It’s difficult to stand out when you’re in a group with larger than life characters like Method Man, Ghostface Killah, and the late Ol’ Dirty Bastard. Quietly, the least vocal lyricist of the Wu-Tang Clan, Masta Killa, has dropped nothing but quality projects. His latest album Selling My Soul is a slight departure from what you’re used to hearing from the Clan.
Selling My Soul is an upbeat and soulful album from the laid-back emcee. The album has no guest appearances from members of the Clan but finds Jamel Arief sharing the mic with Tha Dogg Pound’s Kurupt on a couple of occasions.
Masta Killa recently spoke to The Real Hip-Hop.com about his new album Selling My Soul, the evolution of his rhyme style, and the rumored Wu-Tang Clan reunion album.
TRHH: Why’d you title the album Selling My Soul?
Masta Killa: It’s just basically selling my music, brother. The music on this album is in a soulful chamber and that’s exactly what we’re in this business to do, sell units. Anything from the inner-self is a part of the soul. A lot of people always affiliate that title with a negative, but it all depends on how you look at it. I knew it would grab a lot of peoples attention. Just to shed some light on it and give people a different way to look at things I chose that title.
TRHH: Tell me about the new single ‘Things Just Ain’t The Same’.
Masta Killa: That’s just taking it back to classic New York, classic 80’s Hip-Hop, just Hip-Hop in general. It’s just things that I admired being a fan of the culture like the way we dressed and the break dancing. It was a classic Hip-Hop chamber. For the younger people within the business today they might not have ever experienced a block party or a jam. It’s certain elements of Hip-Hop that made it what it is and they might not have experienced that, so it’s kind of like a history lesson for those that don’t know.
TRHH: Why was there so much time in between releasing Made In Brooklyn and Selling My Soul?
Masta Killa: A lot of things was going on between that time. We did another Wu-Tang album in that time, 8 Diagrams. We did a couple of tours. The whole music industry was being restructured. Also just testing and seeing the climate of where the people are at in general. To create something that everybody else is familiar with I don’t even see what’s special to make someone want to buy that. You can just get that anywhere. That’s’ what everybody is doing. So to see whats missing and fill the void was what I was trying to do.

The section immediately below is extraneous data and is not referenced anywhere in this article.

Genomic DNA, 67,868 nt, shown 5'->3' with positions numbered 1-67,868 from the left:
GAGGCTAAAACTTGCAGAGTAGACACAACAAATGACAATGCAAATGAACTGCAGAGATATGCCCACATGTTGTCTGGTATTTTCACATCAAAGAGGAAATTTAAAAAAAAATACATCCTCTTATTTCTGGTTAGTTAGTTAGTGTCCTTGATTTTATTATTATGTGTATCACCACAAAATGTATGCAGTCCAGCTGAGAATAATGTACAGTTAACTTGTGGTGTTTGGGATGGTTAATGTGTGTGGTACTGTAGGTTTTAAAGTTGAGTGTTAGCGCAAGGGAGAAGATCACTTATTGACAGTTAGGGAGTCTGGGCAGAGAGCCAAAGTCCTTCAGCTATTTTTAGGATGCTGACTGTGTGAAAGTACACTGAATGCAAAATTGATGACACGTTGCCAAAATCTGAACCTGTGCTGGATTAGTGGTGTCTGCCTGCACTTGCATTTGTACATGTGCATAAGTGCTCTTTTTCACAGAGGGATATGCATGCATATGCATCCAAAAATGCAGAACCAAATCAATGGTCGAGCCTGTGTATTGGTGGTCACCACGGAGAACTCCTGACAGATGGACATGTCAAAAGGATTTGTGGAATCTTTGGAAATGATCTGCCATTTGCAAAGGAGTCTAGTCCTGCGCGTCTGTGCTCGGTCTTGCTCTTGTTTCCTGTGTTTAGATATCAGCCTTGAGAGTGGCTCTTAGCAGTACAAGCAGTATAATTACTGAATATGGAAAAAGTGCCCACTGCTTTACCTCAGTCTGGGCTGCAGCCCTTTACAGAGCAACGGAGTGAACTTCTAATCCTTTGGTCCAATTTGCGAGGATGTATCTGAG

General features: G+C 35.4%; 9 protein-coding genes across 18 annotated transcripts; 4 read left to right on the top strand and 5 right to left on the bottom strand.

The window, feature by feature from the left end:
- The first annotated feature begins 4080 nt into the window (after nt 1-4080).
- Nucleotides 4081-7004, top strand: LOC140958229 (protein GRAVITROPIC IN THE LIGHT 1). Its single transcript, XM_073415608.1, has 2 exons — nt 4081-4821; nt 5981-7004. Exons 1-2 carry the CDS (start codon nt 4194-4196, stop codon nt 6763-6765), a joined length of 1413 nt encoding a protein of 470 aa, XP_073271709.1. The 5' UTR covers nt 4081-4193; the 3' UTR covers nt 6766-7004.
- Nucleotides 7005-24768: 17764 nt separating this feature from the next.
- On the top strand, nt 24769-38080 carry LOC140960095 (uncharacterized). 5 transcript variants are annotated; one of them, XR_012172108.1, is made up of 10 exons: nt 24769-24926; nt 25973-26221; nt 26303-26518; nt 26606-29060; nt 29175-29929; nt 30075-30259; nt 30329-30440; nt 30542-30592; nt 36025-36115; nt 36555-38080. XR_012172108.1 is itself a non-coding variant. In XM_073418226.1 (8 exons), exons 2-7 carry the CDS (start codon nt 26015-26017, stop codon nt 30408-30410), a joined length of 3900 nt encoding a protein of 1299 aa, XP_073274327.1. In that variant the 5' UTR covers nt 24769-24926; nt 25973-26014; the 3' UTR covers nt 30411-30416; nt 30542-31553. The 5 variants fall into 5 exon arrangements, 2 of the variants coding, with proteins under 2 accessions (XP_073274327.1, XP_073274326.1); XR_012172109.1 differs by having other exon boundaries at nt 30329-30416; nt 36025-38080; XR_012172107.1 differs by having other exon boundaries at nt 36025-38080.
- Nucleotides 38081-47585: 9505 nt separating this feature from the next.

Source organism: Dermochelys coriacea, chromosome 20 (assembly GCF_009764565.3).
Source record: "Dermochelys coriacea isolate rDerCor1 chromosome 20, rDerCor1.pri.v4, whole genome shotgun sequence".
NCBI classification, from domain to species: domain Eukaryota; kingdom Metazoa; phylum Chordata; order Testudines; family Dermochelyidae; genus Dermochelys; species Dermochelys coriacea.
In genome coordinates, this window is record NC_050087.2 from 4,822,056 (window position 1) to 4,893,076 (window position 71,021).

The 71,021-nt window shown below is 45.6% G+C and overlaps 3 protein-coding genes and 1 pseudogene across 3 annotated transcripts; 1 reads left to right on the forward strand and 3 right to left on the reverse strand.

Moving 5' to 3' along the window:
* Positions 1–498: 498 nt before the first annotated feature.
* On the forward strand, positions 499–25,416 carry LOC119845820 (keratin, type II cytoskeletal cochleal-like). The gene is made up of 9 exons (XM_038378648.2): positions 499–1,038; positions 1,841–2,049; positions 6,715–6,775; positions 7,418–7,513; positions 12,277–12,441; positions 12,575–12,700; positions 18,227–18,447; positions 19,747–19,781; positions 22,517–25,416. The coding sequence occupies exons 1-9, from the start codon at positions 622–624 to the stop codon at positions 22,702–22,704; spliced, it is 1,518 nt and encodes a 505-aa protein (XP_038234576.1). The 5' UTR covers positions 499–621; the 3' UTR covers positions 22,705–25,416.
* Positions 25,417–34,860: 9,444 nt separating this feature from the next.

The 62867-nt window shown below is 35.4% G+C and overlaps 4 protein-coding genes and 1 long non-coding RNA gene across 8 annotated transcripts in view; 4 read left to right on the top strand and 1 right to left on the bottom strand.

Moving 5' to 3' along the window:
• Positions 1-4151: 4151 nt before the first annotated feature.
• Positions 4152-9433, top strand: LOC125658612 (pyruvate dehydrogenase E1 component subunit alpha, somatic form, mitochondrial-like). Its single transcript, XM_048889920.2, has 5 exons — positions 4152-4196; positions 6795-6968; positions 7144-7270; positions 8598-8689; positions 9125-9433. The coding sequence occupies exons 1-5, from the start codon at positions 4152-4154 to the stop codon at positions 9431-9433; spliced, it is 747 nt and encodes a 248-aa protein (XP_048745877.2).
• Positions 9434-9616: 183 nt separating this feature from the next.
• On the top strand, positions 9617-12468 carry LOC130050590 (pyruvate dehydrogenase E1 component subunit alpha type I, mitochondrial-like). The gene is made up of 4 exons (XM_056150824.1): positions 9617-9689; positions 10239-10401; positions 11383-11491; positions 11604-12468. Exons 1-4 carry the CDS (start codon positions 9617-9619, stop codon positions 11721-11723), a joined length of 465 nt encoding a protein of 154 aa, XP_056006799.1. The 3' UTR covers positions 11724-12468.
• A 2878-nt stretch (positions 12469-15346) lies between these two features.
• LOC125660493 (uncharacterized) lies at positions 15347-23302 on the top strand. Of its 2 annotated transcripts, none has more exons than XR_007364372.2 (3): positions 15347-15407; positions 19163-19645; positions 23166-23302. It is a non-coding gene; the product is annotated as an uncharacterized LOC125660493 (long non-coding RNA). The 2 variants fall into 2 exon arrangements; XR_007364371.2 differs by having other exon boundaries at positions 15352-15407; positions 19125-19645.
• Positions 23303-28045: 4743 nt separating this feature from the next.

TRHH: On the ‘Intro’ you include rhymes from other members of the Clan. How’d you come up with that concept?
Masta Killa: I think I was a fan of everything that I said. Just being a fan of everything that’s around me. My Wu-Tang Clan, I learned a lot from those brothers over the years. Not just because it’s my fam but those brothers have a unique rhyme style that was unheard of in Hip-Hop. So just to pay tribute back to them I said let me take something that everybody said and make it one.
TRHH: Did it take you a long time to write?
Masta Killa: Not at all, not at all. Since we’re on stage and doing shows I might could say my brother’s shit better than him [laughs]. I love their shit, as far as backing them up or coming in where I know the word is supposed to be. There’s a song from each one of my brothers or something that they said that I love. I sing their songs daily. It was simple. I just took parts and kept adding on to it.
TRHH: On the song Da Mystery of Chessboxin’ you had an entirely different flow than you do now. What led to you changing up your flow?
Masta Killa: I think I grew as far as understanding music more and how to be in the groove of a song. I strive to keep my substance potent, but flow and how you approach a track and how you mesh with it is is everything I’ve learned through my course of travel and study of music. You could be saying the illest thing lyrically and you’ll have somebody with a nice flow who might not be saying anything near to what you’re saying intellectually but the flow was so creamy the people was over there [laughs]! If I could come with a combination of both which I think a lot of great emcees within Hip-Hop was able to do like Rakim, Kane, KRS, Slick Rick so on and so forth. That’s what they had that was so beautiful that they gave us, lyrics with integrity and flow.
TRHH: How’d the ‘Food’ joint with 9th Wonder come about?